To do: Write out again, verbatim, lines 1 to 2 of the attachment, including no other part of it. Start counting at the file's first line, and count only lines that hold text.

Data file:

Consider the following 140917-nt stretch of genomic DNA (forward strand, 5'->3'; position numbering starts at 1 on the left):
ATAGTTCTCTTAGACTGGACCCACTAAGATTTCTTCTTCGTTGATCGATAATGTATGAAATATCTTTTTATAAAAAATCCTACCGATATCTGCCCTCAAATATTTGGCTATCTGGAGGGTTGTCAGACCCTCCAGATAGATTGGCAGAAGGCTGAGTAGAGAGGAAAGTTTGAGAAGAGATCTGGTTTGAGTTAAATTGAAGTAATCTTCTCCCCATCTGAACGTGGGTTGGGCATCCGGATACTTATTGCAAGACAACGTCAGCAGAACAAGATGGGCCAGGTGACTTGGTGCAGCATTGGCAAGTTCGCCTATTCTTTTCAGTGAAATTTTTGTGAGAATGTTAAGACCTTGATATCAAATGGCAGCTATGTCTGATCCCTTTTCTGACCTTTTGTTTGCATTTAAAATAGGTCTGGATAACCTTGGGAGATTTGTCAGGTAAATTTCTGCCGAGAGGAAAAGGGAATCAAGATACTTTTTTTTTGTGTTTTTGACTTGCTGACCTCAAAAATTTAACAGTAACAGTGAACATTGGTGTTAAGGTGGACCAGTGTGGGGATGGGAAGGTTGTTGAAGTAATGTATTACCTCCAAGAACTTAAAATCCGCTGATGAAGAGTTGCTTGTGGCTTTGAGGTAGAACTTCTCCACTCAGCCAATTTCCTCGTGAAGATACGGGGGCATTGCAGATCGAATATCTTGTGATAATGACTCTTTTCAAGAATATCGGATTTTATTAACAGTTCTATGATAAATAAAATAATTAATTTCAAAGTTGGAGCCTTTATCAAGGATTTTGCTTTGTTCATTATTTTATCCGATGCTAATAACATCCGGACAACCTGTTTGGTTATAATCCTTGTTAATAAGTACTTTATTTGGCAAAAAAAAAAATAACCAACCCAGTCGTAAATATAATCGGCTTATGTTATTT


Consider the following 140917-nt stretch of genomic DNA (forward strand, 5'->3'; position numbering starts at 1 on the left):
ATAGTTCTCTTAGACTGGACCCACTAAGATTTCTTCTTCGTTGATCGATAATGTATGAAATATCTTTTTATAAAAAATCCTACCGATATCTGCCCTCAAATATTTGGCTATCTGGAGGGTTGTCAGACCCTCCAGATAGATTGGCAGAAGGCTGAGTAGAGAGGAAAGTTTGAGAAGAGATCTGGTTTGAGTTAAATTGAAGTAATCTTCTCCCCATCTGAACGTGGGTTGGGCATCCGGATACTTATTGCAAGACAACGTCAGCAGAACAAGATGGGCCAGGTGACTTGGTGCAGCATTGGCAAGTTCGCCTATTCTTTTCAGTGAAATTTTTGTGAGAATGTTAAGACCTTGATATCAAATGGCAGCTATGTCTGATCCCTTTTCTGACCTTTTGTTTGCATTTAAAATAGGTCTGGATAACCTTGGGAGATTTGTCAGGTAAATTTCTGCCGAGAGGAAAAGGGAATCAAGATACTTTTTTTTTGTGTTTTTGACTTGCTGACCTCAAAAATTTAACAGTAACAGTGAACATTGGTGTTAAGGTGGACCAGTGTGGGGATGGGAAGGTTGTTGAAGTAATGTATTACCTCCAAGAACTTAAAATCCGCTGATGAAGAGTTGCTTGTGGCTTTGAGGTAGAACTTCTCCACTCAGCCAATTTCCTCGTGAAGATACGGGGGCATTGCAGATCGAATATCTTGTGATAATGACTCTTTTCAAGAATATCGGATTTTATTAACAGTTCTATGATAAATAAAATAATTAATTTCAAAGTTGGAGCCTTTATCAAGGATTTTGCTTTGTTCATTATTTTATCCGATGCTAATAACATCCGGACAACCTGTTTGGTTATAATCCTTGTTAATAAGTACTTTATTTGGCAAAAAAAAAAATAACCAACCCAGTCGTAAATATAATCGGCTTATGTTATTT